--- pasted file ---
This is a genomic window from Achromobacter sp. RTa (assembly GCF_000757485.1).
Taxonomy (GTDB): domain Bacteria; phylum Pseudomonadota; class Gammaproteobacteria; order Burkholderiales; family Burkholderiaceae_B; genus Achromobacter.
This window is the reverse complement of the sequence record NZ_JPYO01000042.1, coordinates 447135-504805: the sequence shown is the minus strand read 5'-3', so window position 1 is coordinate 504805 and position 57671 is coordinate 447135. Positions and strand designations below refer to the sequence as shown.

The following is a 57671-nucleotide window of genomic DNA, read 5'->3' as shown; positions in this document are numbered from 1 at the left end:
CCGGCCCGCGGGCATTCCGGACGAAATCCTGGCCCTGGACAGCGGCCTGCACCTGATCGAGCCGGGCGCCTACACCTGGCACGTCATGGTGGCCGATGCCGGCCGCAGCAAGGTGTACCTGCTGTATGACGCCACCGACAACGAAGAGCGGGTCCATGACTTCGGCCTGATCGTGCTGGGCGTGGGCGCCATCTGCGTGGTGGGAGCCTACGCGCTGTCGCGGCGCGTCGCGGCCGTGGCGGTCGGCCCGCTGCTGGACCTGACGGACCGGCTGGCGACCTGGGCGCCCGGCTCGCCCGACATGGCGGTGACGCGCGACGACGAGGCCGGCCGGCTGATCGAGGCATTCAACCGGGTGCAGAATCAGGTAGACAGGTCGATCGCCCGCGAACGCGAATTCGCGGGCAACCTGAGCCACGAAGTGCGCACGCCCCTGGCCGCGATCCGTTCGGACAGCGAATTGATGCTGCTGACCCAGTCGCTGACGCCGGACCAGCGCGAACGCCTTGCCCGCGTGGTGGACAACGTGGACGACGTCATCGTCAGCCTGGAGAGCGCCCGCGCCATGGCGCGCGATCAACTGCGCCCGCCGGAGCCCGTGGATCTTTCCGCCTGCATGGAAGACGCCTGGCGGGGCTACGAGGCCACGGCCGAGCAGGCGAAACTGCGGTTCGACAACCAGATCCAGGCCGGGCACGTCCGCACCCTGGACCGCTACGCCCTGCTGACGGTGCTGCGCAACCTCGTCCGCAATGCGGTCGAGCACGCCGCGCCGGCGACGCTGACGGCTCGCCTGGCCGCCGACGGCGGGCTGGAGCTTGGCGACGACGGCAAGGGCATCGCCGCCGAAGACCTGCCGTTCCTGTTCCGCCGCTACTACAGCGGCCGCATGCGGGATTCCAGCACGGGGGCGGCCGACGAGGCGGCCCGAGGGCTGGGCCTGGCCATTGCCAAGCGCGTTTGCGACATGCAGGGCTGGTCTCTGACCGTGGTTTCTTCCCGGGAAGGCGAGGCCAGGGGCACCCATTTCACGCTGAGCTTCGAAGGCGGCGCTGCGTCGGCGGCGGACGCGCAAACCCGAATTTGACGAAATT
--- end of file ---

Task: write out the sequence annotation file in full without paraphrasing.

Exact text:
This is a genomic window from Achromobacter sp. RTa (assembly GCF_000757485.1).
Taxonomy (GTDB): domain Bacteria; phylum Pseudomonadota; class Gammaproteobacteria; order Burkholderiales; family Burkholderiaceae_B; genus Achromobacter.
This window is the reverse complement of the sequence record NZ_JPYO01000042.1, coordinates 447135-504805: the sequence shown is the minus strand read 5'-3', so window position 1 is coordinate 504805 and position 57671 is coordinate 447135. Positions and strand designations below refer to the sequence as shown.

The following is a 57671-nucleotide window of genomic DNA, read 5'->3' as shown; positions in this document are numbered from 1 at the left end:
CCGGCCCGCGGGCATTCCGGACGAAATCCTGGCCCTGGACAGCGGCCTGCACCTGATCGAGCCGGGCGCCTACACCTGGCACGTCATGGTGGCCGATGCCGGCCGCAGCAAGGTGTACCTGCTGTATGACGCCACCGACAACGAAGAGCGGGTCCATGACTTCGGCCTGATCGTGCTGGGCGTGGGCGCCATCTGCGTGGTGGGAGCCTACGCGCTGTCGCGGCGCGTCGCGGCCGTGGCGGTCGGCCCGCTGCTGGACCTGACGGACCGGCTGGCGACCTGGGCGCCCGGCTCGCCCGACATGGCGGTGACGCGCGACGACGAGGCCGGCCGGCTGATCGAGGCATTCAACCGGGTGCAGAATCAGGTAGACAGGTCGATCGCCCGCGAACGCGAATTCGCGGGCAACCTGAGCCACGAAGTGCGCACGCCCCTGGCCGCGATCCGTTCGGACAGCGAATTGATGCTGCTGACCCAGTCGCTGACGCCGGACCAGCGCGAACGCCTTGCCCGCGTGGTGGACAACGTGGACGACGTCATCGTCAGCCTGGAGAGCGCCCGCGCCATGGCGCGCGATCAACTGCGCCCGCCGGAGCCCGTGGATCTTTCCGCCTGCATGGAAGACGCCTGGCGGGGCTACGAGGCCACGGCCGAGCAGGCGAAACTGCGGTTCGACAACCAGATCCAGGCCGGGCACGTCCGCACCCTGGACCGCTACGCCCTGCTGACGGTGCTGCGCAACCTCGTCCGCAATGCGGTCGAGCACGCCGCGCCGGCGACGCTGACGGCTCGCCTGGCCGCCGACGGCGGGCTGGAGCTTGGCGACGACGGCAAGGGCATCGCCGCCGAAGACCTGCCGTTCCTGTTCCGCCGCTACTACAGCGGCCGCATGCGGGATTCCAGCACGGGGGCGGCCGACGAGGCGGCCCGAGGGCTGGGCCTGGCCATTGCCAAGCGCGTTTGCGACATGCAGGGCTGGTCTCTGACCGTGGTTTCTTCCCGGGAAGGCGAGGCCAGGGGCACCCATTTCACGCTGAGCTTCGAAGGCGGCGCTGCGTCGGCGGCGGACGCGCAAACCCGAATTTGACGAAATT